Nine-year-old Lily Martin has been coughing for most of the last three weeks. From morning to evening and most of the night, it has been hack, hack, hack. She is pale and exhausted. Her mother, Sophie, is worried sick.
The child is not the only one suffering. All over Paris, people are coughing, wheezing and sniffing as a spike in air pollution has made the French capital one of the smoggiest cities in the world.
For one day last week, in fact, air quality in Paris was reported to be the worst among major global cities -- a distinction usually associated with Beijing or New Delhi.
The haze enveloping Paris, which usually enjoys relatively clean air for a city its size, has prompted warnings to the young and elderly to avoid even moderate exercise. Schools have been instructed to keep children in classrooms and limit sports activities.
On Monday, in an attempt to improve air quality, authorities enacted a 24-hour restriction on cars with even-numbered license plates, halving the number of cars entering the city and surrounding areas.
On Wednesday, when the air was at its worst, a toxic, choking haze masked the city’s most famous landmarks, including the Eiffel Tower. Along the city’s grand boulevards, the Champs Elysées and the famous squares -- Bastille, Opera, Republique, Nation -- pedestrians could smell and taste the smog.
On Friday, near Place de la Republique, an optician stood at the door of his store offering passersby cheap cardboard spectacles through which to see a solar eclipse. Most people laughed and walked on; the yellow-tinged gray cloud covering the city meant Parisians would see nothing of the extraordinary event.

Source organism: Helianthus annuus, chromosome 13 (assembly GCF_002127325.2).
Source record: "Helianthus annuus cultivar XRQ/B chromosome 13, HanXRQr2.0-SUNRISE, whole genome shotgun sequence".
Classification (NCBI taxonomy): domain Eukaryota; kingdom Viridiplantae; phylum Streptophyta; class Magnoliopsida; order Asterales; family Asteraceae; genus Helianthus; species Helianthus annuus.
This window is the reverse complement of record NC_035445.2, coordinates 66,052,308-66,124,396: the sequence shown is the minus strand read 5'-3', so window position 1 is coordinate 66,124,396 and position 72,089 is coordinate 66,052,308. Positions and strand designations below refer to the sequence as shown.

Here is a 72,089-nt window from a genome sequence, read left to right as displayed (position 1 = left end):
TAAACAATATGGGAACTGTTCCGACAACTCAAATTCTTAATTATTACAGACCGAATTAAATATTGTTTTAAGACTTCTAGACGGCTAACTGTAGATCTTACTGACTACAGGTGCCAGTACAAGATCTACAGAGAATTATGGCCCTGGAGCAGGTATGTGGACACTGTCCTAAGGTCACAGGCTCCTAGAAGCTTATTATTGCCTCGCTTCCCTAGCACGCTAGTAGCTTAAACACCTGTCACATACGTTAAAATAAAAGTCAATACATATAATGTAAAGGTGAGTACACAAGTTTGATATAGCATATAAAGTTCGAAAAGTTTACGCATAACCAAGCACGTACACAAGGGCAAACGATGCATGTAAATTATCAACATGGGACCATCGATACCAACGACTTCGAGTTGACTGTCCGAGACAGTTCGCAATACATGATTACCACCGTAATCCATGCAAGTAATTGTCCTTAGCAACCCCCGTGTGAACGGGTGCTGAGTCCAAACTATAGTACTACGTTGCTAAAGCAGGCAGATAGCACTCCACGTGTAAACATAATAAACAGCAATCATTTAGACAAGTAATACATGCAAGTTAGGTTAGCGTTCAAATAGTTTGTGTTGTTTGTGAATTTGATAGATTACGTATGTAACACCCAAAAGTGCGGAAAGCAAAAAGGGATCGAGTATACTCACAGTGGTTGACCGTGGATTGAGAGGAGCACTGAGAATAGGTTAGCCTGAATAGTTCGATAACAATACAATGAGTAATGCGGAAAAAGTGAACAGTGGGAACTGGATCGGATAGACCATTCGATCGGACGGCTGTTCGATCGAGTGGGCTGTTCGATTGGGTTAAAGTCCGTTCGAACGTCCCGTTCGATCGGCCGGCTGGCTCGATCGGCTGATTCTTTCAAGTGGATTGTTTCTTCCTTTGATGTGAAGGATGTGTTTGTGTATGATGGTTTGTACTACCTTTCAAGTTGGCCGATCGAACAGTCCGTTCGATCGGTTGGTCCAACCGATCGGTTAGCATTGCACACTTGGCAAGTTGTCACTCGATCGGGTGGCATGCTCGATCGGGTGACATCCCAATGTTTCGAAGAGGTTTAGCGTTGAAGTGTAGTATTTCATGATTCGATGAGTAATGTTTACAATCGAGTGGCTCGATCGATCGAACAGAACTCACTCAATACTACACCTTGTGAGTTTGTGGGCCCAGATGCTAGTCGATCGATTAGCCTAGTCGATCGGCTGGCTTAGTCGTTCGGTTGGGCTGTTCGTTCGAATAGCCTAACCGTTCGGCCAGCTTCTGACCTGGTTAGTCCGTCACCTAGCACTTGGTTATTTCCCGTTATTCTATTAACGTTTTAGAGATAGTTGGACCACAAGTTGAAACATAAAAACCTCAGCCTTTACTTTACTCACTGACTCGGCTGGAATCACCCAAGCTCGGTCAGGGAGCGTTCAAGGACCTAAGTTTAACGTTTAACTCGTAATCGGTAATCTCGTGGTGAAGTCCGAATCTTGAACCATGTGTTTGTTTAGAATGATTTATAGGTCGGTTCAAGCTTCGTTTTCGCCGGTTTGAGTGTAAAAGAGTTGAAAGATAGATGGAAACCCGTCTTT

Experts say the problem is caused by vehicle emissions, an absence of wind to disperse the pollutants and other meteorological conditions, including sunshine coupled with a drop in temperatures. Those have combined to create a stagnant cover of warm air over Paris, which sits in the Seine basin, a geographic bowl.
Critics have pointed fingers at successive French governments that have promoted diesel vehicles by subsidizing the fuel so that it is about 15% cheaper than gasoline. Though diesel is more fuel efficient and produces less carbon monoxide, it emits nitrogen oxides that react with sunlight to produce low-level ozone and fine soot particles known to cause bronchial irritation and cancer.
In addition to banning cars with even-numbered plates, Paris ordered drivers to adhere to a speed limit of just over 12 mph. About 750 police officers were posted on busy intersections to ensure that drivers stuck to the rules -- and issue on-the-spot, $30 fines for those who didn’t.
To assuage disgruntled drivers, all public transport in and around the city was free, as was residential parking. “Clean” vehicles, including electric cars and those carrying more than three people, were exempted.
It is not the first time countries have resorted to such vehicle restrictions. During the 2008 Beijing Summer Olympics, Chinese authorities introduced the same measure to combat noxious smog levels.
In the United States, the cities of Denver and Phoenix have implemented voluntary no-drive-day campaigns during the winter months when air quality is at its worst, and these have been credited with reducing emissions. Rome, Athens, Mexico City, Santiago, Seoul and Singapore have also used driving restrictions, either voluntary or mandatory, based on alternative odd and even license plates.